Dec 18

About ten minutes into this side-scrolling platform adventure, it dawned on us that it’s the spiritual successor to Blizzard’s The Lost Vikings. Similarities between the two are striking – both have a trio of heroes with similar skill sets that have to be swapped between to solve puzzles in mystical worlds. Seeing as Blizzard are now under the watch of Activision, we very much doubt we’ll ever see a new Lost Vikings game, even though Trine 2 is currently proving to be incredibly popular on the Wii U eShop.

The trio of heroes are an unlikely bunch, yet there’s still chemistry between them. We’re told that wizard Amadeus isn’t the most powerful of his kind, but he is perhaps the smartest. Then there’s the chubby knight Pontius, who wants to try and save the world, but occasionally puts his stomach first. This leaves us with a female thief named Zoya, who’s quick and nimble. She tags along for the journey seeking riches, bringing an upgradable crossbow and grappling hook to the party.

It’s a mysterious glowing jewel known as the Trine that summons them and then transports the heroes to a fantasy world full of puzzles, traps and boss battles with super-sized creatures.

Visually it’s a treat for the eyes. Textures are sharp and detailed and the colour palette is bold, with pink, purple and other rarely used hues flashing before your eyes. There’s an organic look throughout with the environments often coated in moss and leaves, while rivers and such rage in the backdrops.

Physics also impress, which is good seeing as most of the puzzles are physic based. One early brain bender involves opening a drawbridge and then using one of the wizard’s magically fabricated boxes to jam the mechanism. Another entails redirecting a flow of water with hollow logs to make a plant grow. Later portals appear which essentially turn it into a 2D version of Valve’s Portal. Bosses too require brainpower with some non-confrontational solutions to work out.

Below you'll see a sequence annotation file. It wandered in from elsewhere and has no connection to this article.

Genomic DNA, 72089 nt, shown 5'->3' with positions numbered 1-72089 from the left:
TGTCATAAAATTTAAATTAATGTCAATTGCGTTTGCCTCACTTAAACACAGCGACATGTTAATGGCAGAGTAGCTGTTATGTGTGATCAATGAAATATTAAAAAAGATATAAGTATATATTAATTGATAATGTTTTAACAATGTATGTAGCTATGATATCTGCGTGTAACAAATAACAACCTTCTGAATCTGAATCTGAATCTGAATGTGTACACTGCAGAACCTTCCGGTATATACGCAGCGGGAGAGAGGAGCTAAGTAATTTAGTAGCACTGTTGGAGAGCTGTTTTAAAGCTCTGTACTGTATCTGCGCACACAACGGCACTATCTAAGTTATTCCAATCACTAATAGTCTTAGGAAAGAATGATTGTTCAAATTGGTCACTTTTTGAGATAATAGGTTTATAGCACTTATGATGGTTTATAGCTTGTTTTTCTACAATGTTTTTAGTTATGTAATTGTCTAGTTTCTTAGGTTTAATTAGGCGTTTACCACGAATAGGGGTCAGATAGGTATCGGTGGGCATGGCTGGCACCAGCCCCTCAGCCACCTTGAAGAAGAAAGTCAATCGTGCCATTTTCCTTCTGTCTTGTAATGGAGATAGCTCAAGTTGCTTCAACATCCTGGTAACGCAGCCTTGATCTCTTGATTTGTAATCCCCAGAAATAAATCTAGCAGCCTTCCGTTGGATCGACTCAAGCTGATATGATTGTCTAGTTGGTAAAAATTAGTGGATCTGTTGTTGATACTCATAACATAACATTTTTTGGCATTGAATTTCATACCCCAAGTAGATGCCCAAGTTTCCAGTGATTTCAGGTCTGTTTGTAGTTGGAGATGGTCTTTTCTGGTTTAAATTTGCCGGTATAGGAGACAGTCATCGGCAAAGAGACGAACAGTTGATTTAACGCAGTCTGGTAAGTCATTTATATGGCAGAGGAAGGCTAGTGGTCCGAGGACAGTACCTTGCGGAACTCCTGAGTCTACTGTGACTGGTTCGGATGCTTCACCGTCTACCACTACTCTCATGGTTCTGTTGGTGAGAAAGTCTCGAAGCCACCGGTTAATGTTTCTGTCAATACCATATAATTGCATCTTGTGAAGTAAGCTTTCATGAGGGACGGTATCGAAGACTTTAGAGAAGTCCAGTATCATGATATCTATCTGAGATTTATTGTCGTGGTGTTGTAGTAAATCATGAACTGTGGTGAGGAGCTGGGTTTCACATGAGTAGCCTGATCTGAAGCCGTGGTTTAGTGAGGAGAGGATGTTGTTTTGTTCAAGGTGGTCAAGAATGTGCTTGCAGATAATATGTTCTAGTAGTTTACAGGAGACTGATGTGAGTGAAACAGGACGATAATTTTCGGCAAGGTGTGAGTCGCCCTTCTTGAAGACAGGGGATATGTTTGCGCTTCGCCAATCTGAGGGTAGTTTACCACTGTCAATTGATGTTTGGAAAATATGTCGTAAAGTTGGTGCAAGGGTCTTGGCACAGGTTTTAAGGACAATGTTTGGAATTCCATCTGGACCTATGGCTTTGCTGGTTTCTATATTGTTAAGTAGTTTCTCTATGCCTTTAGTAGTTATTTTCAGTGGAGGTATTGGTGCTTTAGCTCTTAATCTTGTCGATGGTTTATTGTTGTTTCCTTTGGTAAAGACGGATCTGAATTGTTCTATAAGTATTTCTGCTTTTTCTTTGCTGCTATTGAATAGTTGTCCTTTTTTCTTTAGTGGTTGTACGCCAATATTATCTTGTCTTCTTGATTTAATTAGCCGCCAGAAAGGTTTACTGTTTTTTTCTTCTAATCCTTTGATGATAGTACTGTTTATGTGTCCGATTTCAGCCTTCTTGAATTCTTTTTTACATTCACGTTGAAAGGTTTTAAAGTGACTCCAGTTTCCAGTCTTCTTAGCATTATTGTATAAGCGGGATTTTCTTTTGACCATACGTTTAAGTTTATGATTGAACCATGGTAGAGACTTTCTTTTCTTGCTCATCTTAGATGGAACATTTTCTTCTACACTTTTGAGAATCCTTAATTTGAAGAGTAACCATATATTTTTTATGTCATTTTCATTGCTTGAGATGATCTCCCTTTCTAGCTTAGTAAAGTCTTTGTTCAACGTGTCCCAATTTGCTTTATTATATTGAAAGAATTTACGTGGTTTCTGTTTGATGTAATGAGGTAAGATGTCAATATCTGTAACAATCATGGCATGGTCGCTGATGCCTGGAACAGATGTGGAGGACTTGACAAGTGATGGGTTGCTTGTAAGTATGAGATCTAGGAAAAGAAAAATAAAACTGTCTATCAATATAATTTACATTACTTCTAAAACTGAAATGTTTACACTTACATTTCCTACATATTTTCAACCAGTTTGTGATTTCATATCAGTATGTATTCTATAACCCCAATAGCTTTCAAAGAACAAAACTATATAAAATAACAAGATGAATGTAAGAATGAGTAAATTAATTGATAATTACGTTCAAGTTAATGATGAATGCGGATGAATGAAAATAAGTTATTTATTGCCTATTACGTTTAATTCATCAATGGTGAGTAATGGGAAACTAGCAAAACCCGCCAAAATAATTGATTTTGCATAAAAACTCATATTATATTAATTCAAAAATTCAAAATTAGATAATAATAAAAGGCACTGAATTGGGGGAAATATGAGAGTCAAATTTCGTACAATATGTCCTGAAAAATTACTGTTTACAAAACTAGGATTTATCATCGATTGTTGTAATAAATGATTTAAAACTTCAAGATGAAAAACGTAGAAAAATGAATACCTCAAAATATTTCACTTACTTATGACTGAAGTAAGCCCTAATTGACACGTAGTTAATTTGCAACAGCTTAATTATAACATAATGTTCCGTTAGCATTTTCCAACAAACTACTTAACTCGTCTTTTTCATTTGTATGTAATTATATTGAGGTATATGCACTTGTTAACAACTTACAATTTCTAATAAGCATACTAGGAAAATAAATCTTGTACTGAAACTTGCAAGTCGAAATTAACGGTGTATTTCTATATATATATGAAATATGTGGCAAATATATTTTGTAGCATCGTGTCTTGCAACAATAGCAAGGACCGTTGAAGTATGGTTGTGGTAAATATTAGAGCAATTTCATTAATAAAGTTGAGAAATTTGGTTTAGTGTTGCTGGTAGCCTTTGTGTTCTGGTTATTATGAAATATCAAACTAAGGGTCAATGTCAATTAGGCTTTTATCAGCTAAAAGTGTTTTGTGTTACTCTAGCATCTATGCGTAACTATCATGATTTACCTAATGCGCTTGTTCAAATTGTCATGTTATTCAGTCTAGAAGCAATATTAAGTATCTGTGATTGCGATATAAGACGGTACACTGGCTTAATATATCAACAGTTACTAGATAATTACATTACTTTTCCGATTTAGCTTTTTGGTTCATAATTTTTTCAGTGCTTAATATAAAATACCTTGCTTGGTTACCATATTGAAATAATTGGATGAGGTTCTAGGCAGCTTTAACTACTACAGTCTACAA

The best thing about the puzzles is that there’s often more than one way they can be overcome. More than a few times we found a way around by using the wizard’s magic skills, only to think to ourselves after, “Was that how we were supposed to do that? Well, it worked!”

To add variety, every so often a group of enemies will appear. With the knight under your control combat is a little button-bashy, but you do usually have to swap characters at least once, as some enemies perch themselves high and so the thief’s crossbow has to be used. The wizard can be used in combat too – via levitation he’s able to make boxes fall onto of their heads and also grab and drop them down bottomless pits and such. Armed with a sword that can be upgraded so it’s smothered in flames, the knight is more than proficient in battle, so we found that the wizard was only really used as a last resort – or when the other two characters has snuffed it.

Checkpoints are placed close to one another, and it’s here that health is restored and fallen characters revived. One thoughtful touch is that you can choose the delay for vocal prompts that give clues when you’re flummoxed. It’s because of these helpful hints that it’s doubtful anybody will get stuck in the same place for too long. As such, it flows superbly. New things are always being introduced and there are secrets to find for those willing to go out of their way.

The Director’s Cut part of the title relates to this being the definitive version – as well as intuitive touch screen controls and the chance to play entirely on the GamePad, there’s a brand new level along with the Goblin Menace expansion pack. There’s local and online play too. We had a dabble with playing with two random others and found that when playing with somebody who knows what they’re doing, it’s one of the best co-op games around. Play with somebody who doesn’t even appear to have two brain cells to rub together, however, and it can be quite frustrating as there’s currently no way to communicate with one another. You can ask to swap characters though and voice-chat is coming soon via a patch.

For a launch game Trine 2: Director’s Cut sets the bar high for future eShop releases. So high, in fact, that we can’t even see Nintendo themselves topping it any time soon.



Published Tuesday 18th December 2012 by Games Asylum


About the Author
Matt Gander

Matt Gander

Matt is Games Asylum's most prolific writer, having produced a non-stop stream of articles for the site since 2001. A retro collector and bargain hunter, his knowledge has been found in the pages of tree-based publication Retro Gamer.

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